Domenico Grasso, Kara M. Callahan, and Sandra Doucett
Picker Engineering Program, Smith College
Northampton, Massachusetts 01063, USA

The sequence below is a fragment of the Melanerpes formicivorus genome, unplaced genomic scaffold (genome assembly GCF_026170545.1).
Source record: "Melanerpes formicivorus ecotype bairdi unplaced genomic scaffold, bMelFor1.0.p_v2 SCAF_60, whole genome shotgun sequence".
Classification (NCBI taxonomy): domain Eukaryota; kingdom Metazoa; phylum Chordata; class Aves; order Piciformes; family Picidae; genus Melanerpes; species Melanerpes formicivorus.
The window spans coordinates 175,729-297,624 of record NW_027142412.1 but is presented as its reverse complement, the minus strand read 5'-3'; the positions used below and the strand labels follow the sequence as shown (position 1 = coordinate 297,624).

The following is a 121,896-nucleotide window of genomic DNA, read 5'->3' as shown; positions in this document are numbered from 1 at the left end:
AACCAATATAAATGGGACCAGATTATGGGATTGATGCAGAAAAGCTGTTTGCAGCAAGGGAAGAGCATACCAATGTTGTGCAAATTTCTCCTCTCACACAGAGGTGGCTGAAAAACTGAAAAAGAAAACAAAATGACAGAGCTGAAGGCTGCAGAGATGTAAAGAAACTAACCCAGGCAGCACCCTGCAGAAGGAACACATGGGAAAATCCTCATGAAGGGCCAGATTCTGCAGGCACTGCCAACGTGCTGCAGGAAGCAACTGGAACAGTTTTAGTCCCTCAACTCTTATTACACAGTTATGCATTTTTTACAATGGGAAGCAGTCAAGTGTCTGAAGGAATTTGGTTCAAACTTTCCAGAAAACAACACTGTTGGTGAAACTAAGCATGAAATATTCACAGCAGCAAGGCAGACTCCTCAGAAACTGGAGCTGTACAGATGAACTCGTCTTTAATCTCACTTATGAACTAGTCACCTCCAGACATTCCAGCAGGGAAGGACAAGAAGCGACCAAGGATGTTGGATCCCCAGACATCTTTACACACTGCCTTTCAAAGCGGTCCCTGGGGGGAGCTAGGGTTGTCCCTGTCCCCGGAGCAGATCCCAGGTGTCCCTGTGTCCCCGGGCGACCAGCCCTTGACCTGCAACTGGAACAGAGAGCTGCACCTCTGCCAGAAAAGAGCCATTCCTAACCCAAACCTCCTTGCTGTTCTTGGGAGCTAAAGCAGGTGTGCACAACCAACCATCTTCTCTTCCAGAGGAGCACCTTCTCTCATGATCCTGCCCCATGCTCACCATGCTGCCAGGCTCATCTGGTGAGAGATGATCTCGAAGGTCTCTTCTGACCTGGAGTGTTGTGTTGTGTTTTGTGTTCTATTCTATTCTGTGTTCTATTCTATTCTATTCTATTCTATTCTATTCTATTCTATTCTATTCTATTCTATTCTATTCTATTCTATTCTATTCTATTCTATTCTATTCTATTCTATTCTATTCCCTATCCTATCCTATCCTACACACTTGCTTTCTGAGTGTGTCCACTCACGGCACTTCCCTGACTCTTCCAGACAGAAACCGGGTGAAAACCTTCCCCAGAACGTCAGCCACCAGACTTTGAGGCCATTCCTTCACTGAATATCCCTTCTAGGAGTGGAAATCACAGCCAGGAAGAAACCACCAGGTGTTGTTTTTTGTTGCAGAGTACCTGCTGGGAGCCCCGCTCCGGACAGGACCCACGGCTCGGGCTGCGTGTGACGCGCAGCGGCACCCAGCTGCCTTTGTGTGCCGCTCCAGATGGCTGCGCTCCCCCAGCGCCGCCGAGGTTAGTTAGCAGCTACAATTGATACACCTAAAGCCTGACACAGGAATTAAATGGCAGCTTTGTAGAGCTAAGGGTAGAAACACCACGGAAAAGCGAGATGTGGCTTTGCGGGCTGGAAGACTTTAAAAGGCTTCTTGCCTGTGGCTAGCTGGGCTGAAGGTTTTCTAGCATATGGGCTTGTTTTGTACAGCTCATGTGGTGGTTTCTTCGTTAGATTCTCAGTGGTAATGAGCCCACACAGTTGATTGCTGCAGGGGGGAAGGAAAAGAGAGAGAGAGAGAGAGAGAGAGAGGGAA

There is a national crisis in engineering and a compelling need to reconsider and rejuvenate engineering education. Shortcomings in engineering education have been identified by the National Academy of Engineering, the National Research Council and the National Science Foundation, among others, and are marked by an extremely narrow approach to education, inadequate preparation of engineers to function in multidisciplinary contexts, and practices that are exclu- sionary to women and under-represented minorities. These symptoms of a less than optimal education system underscore the pressing need for the realignment of engineering education. The Picker Engineering Program at Smith College is at the forefront of change in engineering education, as the first institution to establish an engineering program at a women’s college, the first institution to establish a faculty position with a dual appointment in engineering and education and the first institution with an engineering faculty that is more than 50% women. The Picker Engineering Program promotes engineering as a liberal art and as a profession in service to humanity. We believe that both these tenets are vital not only to the success of the program but also to the engineering profession and the comprehensive education of our youth. Smith College hopes to take this transformation of engineering education outside its walls and develop strategies and innovative pedagogy (K-16) to address the severe lack of quantitative literacy across society and to inspire a new generation of liberally educated engineers. Founded in 1999, the Picker Engineering Program has stepped to the forefront of engineering educationÐattracting national attention from the academic and professional circles, and support from a number of companies including Ford Motor Company, Bechtel, Hewlett-Packard, the GE Fund, and Boeing. The Picker Engineering Program supports research and activities that: develop an exciting, learner-centered engineering curriculum that engages and challenges students; develop an integrated curriculum that fosters a mastery of engineering fundamentals within the context of the liberal arts; encourage socially responsible and sustainability-centered thinking; develop socially and personally relevant curricula to attract and retain women and under-represented minorities; and encourage and develop the language of technology and quantitative literacy among non-engineering majors.